9. Commitment Challenges
As a teenager, you're still figuring out who you are going to be - and this can lead to differences in a desire for commitment in young relationships. It's common for one person to want a long-term commitment while the other person does not return feelings at the same level, or is simply not ready for a long-term commitment at a young age. When commitment and feelings aren't reciprocated, it can become difficult for a relationship to continue. If you the one pushing for commitment, stop and ask yourself what you really want. If you want to enjoy spending time with someone you care about, try to focus on "now" instead of what may happen many years down the road. You still have plenty of growing and developing to do.
Dealing With Commitment Challenges
Commitment issues can wreck a relationship. If you have commitment issues, work toward resolving them. If your partner has commitment issues, help them work toward resolution. Only 14% of teens currently in a relationship consider it a serious relationship, so don't be surprised if your partner's level of commitment is different from yours.
10. Disapproval From Parents
Parental disapproval of teen relationships is very common, for a variety of reasons. Your parents may have concerns regarding whether or not you are truly ready to date or if the person you are interested in might not be a good influence. They may also not be ready to admit that their child is nearing adulthood. If you're dealing with this, try to discuss your feelings calmly with your parents. Listen to them and be ready to follow some rules about your relationship. If your parents forbid you from seeing the person, you should abide by their wishes. You can still see your boyfriend or girlfriend at school and remain friends. If you stay friends until after you graduate, you can start dating again since you'll be old enough to make your own decisions. While this may hard to accept at first, what is meant to be will be.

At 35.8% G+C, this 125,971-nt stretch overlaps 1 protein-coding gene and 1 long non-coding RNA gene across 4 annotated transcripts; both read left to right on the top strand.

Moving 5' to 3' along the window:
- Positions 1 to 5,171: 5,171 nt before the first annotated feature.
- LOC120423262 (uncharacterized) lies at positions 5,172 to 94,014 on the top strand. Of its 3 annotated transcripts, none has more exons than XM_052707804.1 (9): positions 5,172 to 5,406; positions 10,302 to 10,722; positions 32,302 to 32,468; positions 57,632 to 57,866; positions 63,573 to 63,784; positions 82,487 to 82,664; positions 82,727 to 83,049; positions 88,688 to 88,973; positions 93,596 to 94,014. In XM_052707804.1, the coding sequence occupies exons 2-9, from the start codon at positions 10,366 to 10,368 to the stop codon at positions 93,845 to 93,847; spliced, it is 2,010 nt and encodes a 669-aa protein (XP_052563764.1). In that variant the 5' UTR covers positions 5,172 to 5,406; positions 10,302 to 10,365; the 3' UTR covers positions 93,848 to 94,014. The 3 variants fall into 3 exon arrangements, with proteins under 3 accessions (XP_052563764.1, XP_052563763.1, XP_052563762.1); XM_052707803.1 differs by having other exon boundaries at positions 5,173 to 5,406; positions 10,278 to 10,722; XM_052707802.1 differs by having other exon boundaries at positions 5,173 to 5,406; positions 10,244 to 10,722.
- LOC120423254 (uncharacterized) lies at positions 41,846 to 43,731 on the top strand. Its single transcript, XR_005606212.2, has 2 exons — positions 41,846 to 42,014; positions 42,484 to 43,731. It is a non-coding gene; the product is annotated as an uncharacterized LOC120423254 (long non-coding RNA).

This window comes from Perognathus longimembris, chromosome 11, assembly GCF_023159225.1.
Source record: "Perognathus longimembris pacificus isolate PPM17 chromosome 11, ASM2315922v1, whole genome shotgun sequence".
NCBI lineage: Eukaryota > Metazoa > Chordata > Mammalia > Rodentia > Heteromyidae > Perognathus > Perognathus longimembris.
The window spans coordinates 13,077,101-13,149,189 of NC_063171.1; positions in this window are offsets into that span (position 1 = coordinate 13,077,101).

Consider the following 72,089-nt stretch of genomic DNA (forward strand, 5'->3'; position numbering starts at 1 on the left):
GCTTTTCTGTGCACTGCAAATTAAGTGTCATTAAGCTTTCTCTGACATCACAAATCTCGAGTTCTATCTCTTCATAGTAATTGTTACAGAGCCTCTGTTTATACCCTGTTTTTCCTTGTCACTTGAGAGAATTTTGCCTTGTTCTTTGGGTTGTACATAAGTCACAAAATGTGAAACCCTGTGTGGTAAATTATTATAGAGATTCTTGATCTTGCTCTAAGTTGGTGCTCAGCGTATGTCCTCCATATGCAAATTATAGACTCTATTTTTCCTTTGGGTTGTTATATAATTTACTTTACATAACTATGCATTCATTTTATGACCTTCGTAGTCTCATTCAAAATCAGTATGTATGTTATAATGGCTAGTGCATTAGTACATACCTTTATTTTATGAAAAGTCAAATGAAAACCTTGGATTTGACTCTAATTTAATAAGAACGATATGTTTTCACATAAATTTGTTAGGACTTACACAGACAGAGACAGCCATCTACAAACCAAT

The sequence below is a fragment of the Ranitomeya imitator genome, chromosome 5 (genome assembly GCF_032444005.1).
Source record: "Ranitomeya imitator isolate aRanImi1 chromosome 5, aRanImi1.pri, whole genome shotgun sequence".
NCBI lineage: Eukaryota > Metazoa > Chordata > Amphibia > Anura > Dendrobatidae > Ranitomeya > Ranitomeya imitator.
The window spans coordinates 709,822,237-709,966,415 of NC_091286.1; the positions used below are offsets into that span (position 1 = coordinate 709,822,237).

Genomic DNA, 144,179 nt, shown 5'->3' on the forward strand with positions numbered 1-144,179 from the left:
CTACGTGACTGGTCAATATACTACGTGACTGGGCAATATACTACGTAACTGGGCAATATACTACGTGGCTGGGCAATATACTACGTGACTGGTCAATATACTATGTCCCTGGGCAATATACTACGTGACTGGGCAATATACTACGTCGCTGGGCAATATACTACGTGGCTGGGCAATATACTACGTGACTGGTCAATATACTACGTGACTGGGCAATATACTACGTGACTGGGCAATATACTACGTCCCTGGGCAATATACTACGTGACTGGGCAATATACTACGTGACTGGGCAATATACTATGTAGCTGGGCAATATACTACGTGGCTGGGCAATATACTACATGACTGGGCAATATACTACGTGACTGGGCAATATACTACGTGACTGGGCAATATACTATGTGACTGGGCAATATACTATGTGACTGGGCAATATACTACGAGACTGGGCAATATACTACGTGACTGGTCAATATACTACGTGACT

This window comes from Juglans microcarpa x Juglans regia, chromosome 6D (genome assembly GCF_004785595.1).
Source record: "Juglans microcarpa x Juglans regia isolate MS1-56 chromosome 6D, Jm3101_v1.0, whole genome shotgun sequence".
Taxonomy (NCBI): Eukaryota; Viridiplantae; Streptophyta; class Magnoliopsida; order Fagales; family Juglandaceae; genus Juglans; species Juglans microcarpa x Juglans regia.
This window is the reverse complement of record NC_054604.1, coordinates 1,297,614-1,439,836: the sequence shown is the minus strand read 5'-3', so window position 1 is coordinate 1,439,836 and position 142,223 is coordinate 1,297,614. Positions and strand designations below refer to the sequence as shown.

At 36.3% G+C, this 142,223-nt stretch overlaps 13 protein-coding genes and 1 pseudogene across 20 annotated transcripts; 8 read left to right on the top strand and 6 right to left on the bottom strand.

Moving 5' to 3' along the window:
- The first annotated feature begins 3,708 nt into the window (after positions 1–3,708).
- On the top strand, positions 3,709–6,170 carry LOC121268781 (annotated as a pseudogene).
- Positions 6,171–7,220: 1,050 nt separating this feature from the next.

Dealing With Disapproval From Parents
It can be tough when parents don't approve of your partner, but unless you parents have a history of sabotaging things for no reason, there's a good chance they simply want what is best for you. Have frank discussions with your parents about their reasoning and be willing to be honest and straightforward. Perhaps your parents just haven't yet seen your partner's good side.
11. Changes in Life
As high school graduation approaches, you will face difficult decisions. You and your boyfriend or girlfriend may go to different colleges, join the military or move away to seek job prospects. Distance can make sustaining a relationship difficult. It is possible to keep a relationship going from a distance, but it is not easy. You may decide to break up or to pursue a long distance relationship. Both of you have to make great efforts to keep communication open and see each other whenever you can. It's also important that you both trust each other and resist temptation. By keeping the love you have for each other the focus in your life, you'll be able to stay strong through the distance. Remember the famous quote by Richard Bach: "If you love someone, set them free. If they come back they're yours."
Dealing With Changes in Life
Long distance relationships can be hard, even for adults with years of relationship experience. Make an active attempt at staying connected despite the miles to see if your relationship is destined to last.
12. Initiating a Break-Up
You're not looking forward to hurting your significant other's feelings, but if you feel that the relationship isn't working out, you're probably going to have to initiate a break-up. There are some ways to take the sting out of it for the other person, however. Do it in person, for example. If you're in a long-distance relationship, using the phone will be better than sending a letter or a text (please don't break up with anyone in a text). Don't point fingers. Not only could it additionally hurt the dumpee's feelings, but if he feels inclined, he could promise to change the things you mention, confusing you further. Don't drag it out by avoiding the other person or making excuses about why you can't go out with him. A clean break is less stressful for everyone and you may be able to salvage a friendship later if the breakup doesn't get too messy.